Goldfish reviewed in Magma Poetry – Multiple Sides of Everything

Matt Merritt has reviewed Goldfish alongside two other poetry books – Pretty by Ahren Warner (Bloodaxe Books 2013) and Selected Poems by Peter Hughes (Shearsman Books 2013) – in the current issue of Magma Poetry (Issue 57) edited by Ian McEwen and Hannah Lowe.

Below is an excerpt:

It takes a little time in this lengthy second collection by Jennifer Wong before you start to appreciate exactly where her considerable strengths are taking you. That’s because, on first reading of the opening dozen or so poems, her restrained, pared-down style threatens to tip over into the prosaic…and then her delicate, unshowy language begins to feel like her greatest asset. In poems such as Photographs and Itinerary, it’s used to create pictures of a world seen through lenses or in mirrors, which act as boundaries or barriers between different states. So, the latter poem asserts: “In the pivot of glass everything/ is so small and manageable”, but by the end of the poem, reality is far more unsettling to deal with:

It is not easy anymore

to forget or be free of the bear

that roams the place where I come from.

The place referred to there (Wong’s Hong Kong-born) plays a key role. There’s a fine series of English versions of Chinese poets, and more than once Wong makes connections between the bilingualism of her home and the way poetry itself recreates familiar scenes in a different language (not always positively). […] Her ambiguous relationship with Hong Kong itself becomes an extension of that ability to see multiple sides of everything…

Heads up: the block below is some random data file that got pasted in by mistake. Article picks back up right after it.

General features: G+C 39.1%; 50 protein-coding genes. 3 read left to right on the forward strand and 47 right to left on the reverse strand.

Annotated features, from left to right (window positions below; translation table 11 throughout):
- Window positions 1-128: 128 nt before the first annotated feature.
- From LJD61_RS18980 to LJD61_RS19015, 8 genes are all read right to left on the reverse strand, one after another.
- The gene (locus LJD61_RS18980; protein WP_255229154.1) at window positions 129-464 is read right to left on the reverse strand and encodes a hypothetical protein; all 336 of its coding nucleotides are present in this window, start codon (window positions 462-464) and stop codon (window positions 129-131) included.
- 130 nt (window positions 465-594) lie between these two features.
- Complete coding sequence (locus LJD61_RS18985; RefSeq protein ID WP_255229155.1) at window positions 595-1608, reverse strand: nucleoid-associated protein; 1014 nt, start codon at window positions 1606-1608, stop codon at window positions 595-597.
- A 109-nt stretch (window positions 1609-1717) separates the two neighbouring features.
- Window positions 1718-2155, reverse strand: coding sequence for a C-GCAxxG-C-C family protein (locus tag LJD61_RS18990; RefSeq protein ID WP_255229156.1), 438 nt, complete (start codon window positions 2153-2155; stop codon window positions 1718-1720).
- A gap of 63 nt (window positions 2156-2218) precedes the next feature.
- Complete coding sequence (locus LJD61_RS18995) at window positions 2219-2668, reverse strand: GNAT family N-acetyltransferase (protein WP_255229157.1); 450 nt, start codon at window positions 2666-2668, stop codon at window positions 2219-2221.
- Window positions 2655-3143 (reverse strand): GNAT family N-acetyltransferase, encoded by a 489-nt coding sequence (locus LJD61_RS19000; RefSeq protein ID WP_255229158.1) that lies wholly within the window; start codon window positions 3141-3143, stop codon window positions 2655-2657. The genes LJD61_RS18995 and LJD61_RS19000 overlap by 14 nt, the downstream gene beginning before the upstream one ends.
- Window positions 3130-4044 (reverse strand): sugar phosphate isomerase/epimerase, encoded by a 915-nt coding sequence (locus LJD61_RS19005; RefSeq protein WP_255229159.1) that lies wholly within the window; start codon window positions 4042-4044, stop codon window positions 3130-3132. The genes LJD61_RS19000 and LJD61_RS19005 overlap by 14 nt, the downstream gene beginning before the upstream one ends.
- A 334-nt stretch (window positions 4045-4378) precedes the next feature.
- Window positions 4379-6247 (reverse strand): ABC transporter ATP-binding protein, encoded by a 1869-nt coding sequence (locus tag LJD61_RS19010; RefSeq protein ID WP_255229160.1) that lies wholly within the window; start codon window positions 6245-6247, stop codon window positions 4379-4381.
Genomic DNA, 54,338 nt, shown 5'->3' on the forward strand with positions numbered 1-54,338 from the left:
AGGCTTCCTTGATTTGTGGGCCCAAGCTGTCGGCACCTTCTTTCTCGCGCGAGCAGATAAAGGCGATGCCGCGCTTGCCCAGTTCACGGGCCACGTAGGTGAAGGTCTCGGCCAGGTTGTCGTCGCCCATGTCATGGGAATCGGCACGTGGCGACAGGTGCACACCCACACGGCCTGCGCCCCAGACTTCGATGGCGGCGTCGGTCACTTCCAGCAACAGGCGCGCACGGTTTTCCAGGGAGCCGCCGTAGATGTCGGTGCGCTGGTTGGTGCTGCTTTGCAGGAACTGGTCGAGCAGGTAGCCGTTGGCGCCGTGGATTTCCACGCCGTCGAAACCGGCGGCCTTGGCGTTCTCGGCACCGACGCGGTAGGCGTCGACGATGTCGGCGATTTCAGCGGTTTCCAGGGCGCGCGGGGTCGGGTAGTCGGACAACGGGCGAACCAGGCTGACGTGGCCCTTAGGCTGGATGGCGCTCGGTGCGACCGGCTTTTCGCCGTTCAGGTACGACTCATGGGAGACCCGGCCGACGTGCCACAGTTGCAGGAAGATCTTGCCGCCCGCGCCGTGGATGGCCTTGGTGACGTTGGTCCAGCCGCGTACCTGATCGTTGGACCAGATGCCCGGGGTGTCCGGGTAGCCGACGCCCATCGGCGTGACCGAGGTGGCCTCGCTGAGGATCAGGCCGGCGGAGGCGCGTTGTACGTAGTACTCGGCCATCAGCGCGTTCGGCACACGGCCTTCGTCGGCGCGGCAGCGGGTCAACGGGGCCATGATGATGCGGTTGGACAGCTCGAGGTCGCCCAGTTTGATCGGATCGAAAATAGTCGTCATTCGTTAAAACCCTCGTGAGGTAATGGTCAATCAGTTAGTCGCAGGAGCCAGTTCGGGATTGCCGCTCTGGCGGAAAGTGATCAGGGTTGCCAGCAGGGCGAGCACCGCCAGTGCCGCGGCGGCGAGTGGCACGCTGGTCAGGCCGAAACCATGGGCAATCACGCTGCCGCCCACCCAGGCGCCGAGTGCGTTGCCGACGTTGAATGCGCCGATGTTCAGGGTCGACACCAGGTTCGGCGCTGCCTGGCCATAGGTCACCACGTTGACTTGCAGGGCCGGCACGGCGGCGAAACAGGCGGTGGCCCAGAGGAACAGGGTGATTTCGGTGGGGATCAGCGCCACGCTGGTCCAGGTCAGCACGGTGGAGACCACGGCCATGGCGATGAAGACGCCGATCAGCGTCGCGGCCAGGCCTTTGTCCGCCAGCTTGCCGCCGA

*Matt Merritt is the author of The Elephant Tests (Nine Arches Press 2013)

***Buy a copy of the magazine from to read the full text.


Interview and a Chinese poem on Urban Diary

Urban Diary, an online journal supported by Oval Partnership, has featured my Chinese poem ‘Turtle Jelly’ from my poetry collection Goldfish and an interview on writing poetry in English.

To read the full text in Chinese, please go to

For the benefit of non-Chinese speakers, an English version of the feature article is appended here: Urban Diary article in English

Photo credit:
Photo credit:

CFCCA Curating China conference

Despite the downpour, the trip to Manchester to attend the CFCCA conference on curating china, was highly rewarding. In fact, I wasn’t at all surprised to see that it’s a sold-out event. This is the first time I visited CFCCA after their rebranding campaign. I’m not sure if I like the branding colour (yellow) much, but it works, and it is young and cheerful. I like the modern and clean layout of the place, the addition of a souvenir shop selling artworks, scarves, notepads made by Chinese artists, and the provision of a user-friendly theatre.

Above all, the speakers they invited for the conference are really the kind of experts who should come to the UK more often to share their insights and experiences. Li Ning, curator at the China Art Museum in Shanghai, gave an impressive hour-long presentation on Chinese art history, with a focus on contemporary Chinese art, the diversity of art schools and their reception in China. The artworks she discussed in her presentation are most varied and interesting, from the use of colours and symbolic motifs in early poster art, to the new generation of Chinese artists such as Zhang Xiaogang, Yu Youhan, Yue Mingjun and Liu Ye. What I really like about Li and her attitude as a curator is that she believes in what she does, and comes across as being very sincere in promoting the museum and Chinese art, which don’t always mean the same thing. I wish she could talk more about the relationship between Chinese art and the social demographics, but I suppose one hour is already testing the attention span of the participants.